Music Mondays
From thE Carriage Barn

Virtual Music Mondays from the Carriage Barn: Bennington College continues its virtual and remote concert and music lecture series, Music Mondays from the Carriage Barn, featuring influential and boundary-pushing guest performers and scholars. With an ambitious and adventurous line-up curated by Senem Pirler and Joseph Alpar, the heart of Music Mondays from the Carriage Barn will be performances and research that highlight music and lives of Black, indigenous, people of color, queer, female-identified, and non-binary performers and artists. The series will also include events that support the current curriculum of the Music discipline. These virtual events are free and open to the public.



APRIL 26, 2021 at 7pm

Event on Facebook | Event on

ARTIST TALK and interactive Zoom discussion:
Meeting ID: 927 5096 6407 | Passcode: 152483

Event will also be streamed to our Twitch channel:

Rajna Swaminathan is an acclaimed mrudangam (South Indian percussion) artist, composer, and scholar. In her music and research, she explores the undercurrents of rhythmic experience and emergent textures in collective improvisation. Described as “a vital new voice” (Pop Matters), Rajna’s creative trajectory blossomed through a search for resonance and fluidity among musical forms and aesthetic worlds.

One of only a few women who play the mrudangam professionally, Rajna received her creative foundation on the instrument from her father, P.K. Swaminathan, and mrudangam legend Umayalpuram K. Sivaraman. While Rajna spent much of her youth performing in the karnatik music and bharatanatyam scenes across the diaspora and in India, her music has also been informed by her study of Western classical piano, an affinity for Indian film music and other popular musics, and extensive collaborations with improvisers in New York’s creative music scene.

Rajna’s compositions draw on a deep knowledge of South Indian rhythm, polyrhythmic sensibilities from jazz and African diasporic music, and the melodic essence and harmonic potential of Indian ragas. In 2013, she founded the ensemble RAJAS, writing expansive, boundary breaking music for herself and like-minded improvisers, spanning multiple musical approaches. Rajas is a Sanskrit word describing the human energy that compels us toward action, creation, and change, and the ensemble members embody this spirit in their creative, open-ended approach to improvisation. Rajna’s debut album with RAJAS, Of Agency and Abstraction (Biophilia Records, 2019), has been lauded as “music of gravity and rigor… yet its overall effect is accessible and uplifting” (Wall Street Journal).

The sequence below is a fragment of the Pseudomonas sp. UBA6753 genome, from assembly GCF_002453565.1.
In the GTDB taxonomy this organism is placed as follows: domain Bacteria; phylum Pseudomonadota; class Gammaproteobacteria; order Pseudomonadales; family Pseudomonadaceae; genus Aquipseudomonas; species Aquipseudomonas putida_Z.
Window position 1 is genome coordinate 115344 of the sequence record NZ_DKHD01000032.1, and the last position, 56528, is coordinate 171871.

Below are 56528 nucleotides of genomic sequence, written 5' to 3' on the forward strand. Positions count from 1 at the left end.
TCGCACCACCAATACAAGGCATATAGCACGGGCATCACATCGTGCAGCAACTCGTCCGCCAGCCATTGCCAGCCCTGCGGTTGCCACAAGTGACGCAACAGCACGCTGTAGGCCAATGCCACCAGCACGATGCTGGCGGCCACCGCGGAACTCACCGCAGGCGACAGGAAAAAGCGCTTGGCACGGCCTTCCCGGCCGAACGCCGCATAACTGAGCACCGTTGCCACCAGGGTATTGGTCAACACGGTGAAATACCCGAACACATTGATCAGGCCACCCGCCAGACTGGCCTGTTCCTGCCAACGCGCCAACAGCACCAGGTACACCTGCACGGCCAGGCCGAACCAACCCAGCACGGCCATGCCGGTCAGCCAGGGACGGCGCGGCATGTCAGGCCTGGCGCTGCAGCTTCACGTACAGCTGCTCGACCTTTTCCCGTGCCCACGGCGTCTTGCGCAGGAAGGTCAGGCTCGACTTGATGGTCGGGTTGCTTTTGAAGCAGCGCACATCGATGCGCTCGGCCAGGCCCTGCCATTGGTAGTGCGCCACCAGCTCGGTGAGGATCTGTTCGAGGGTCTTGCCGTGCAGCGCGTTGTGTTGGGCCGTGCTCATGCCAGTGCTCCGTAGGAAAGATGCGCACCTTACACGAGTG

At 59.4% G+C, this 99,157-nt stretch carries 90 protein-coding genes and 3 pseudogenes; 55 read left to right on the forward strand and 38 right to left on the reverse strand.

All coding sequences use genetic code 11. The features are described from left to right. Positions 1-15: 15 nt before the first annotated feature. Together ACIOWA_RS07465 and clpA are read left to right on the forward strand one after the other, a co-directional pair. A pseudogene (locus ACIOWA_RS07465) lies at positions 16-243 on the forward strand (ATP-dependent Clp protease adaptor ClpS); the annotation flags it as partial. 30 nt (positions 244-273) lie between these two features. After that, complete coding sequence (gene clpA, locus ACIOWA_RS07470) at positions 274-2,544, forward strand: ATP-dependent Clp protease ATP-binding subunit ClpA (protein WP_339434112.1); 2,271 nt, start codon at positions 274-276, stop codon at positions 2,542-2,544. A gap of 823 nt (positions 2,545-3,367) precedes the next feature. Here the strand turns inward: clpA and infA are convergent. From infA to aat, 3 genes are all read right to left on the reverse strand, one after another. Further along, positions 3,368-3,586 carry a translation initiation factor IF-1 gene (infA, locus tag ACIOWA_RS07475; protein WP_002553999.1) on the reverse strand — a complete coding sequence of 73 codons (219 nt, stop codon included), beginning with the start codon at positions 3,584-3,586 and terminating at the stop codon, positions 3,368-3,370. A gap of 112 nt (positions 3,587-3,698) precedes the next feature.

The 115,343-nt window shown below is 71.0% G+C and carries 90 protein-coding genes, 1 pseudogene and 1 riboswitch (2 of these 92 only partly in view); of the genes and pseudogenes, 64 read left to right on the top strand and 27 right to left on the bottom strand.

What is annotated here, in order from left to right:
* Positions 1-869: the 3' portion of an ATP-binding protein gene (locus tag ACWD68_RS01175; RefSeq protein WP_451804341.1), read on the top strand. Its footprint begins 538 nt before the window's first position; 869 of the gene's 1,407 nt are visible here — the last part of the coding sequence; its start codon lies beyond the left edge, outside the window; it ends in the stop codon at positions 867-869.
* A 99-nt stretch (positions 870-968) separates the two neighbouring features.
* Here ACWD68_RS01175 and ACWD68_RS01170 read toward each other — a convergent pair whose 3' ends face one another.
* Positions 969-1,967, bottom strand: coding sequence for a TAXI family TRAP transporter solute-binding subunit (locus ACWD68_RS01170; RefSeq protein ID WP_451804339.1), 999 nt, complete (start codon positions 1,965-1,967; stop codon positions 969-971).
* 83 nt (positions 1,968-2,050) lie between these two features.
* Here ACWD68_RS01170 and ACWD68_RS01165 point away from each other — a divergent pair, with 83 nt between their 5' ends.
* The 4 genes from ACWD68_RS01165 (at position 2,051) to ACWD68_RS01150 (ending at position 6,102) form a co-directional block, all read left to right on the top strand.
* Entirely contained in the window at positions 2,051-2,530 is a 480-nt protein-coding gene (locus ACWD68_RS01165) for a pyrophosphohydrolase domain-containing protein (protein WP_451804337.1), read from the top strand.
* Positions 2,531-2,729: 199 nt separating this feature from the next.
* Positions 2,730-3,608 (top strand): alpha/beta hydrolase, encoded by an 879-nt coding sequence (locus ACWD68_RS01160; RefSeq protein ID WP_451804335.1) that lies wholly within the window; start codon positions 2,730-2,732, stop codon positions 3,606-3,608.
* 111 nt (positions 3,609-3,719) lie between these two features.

In addition to her projects, Rajna performs extensively in ensembles led by Vijay Iyer, Amir ElSaffar, María Grand, Ganavya Doraiswamy, and Aakash Mittal. As a composer-performer for dance and theater works, Rajna has toured widely with Ragamala Dance (Minneapolis), and collaborated with playwright/actress Anu Yadav. Rajna is also an experienced educator, and has taught as faculty at the Banff International Jazz and Creative Music Workshop, Jazz Camp of Philadelphia, and KoSA International Percussion Workshop, among others.

Rajna is a founding member of the We Have Voice Collective, which seeks to shift the cultural landscape of the performing arts, bringing awareness to issues of inequity and creating safe(r) spaces. Rajna holds degrees in Anthropology and French from the University of Maryland, College Park, and is currently pursuing a PhD in Music (Creative Practice and Critical Inquiry) at Harvard University.

Some recent commissions include Chamber Music America New Jazz Works (2019-2021), Los Angeles Philharmonic Green Umbrella Series (2020), Bang On A Can Marathon (2020), and National Sawdust Digital Discovery Festival / JACK Quartet (2020).


Photo credit: Adrien H. Tillmann

Spring 2021 Schedule


  • Monday, September 7, 7:00 pm EDT | Poster
    Music Faculty, Bennington College (CONCERT)

  • Monday, September 14, 7:00 pm EDT | Poster
    Daphne A. Brooks, Yale University (LECTURE)
    Breonna’s Song: Protest Music Epistemologies of the Right Now"

  • Monday, September 21, 7:00 pm EDT | Poster
    Thessia Machado (CONCERT/Q&A)
    visual/sound artist, instrument builder and performer

  • Monday, September 28, 7:00 pm EDT | Poster
    William Cheng, Dartmouth College (LECTURE)
    "Love, Loss, and Restorative Justice in the Age of Cancel Culture"

  • Monday, October 5, 7:00 pm EDT | Poster
    Alisha Lola Jones, Indiana University, Bloomington (LECTURE)
    “Flaming? The Peculiar Theopolitics of Fire and Desire in Black Male Gospel Performance”

  • Monday, October 12, 7:00 pm EDT | Poster
    Dioganhdih and Chhoti Ma (CONCERT/Q&A)
    Performance and Q&A honoring Indigenous Peoples Day

  • Monday, October 26, 7:00pm EDT | Poster
    Viola Yip (CONCERT/Q&A)
    experimental composer, performer, sound artist, and instrument builder

  • Monday, November 2, 7:00 pm EST |Poster
    Rashida K. Braggs, Williams College (LECTURE)
    "Performing Jazz Research"

  • Monday, November 9, 7:00 pm EST | Poster
    Music Festival (CONCERT)
    Showcase of work by Bennington College students

  • Monday, November 16, 7:00 pm EST |Poster
    Alexandro H. Hernandez, California State University, Dominguez Hills (LECTURE)
    "Colonial Transgression to the Fandango Fronterizo: The Son Jarocho as Music of Struggle and Protest from México to the U.S."

This page is under development. Please send issues/questions to Gina Deibel, Music Library & Program Coordinator,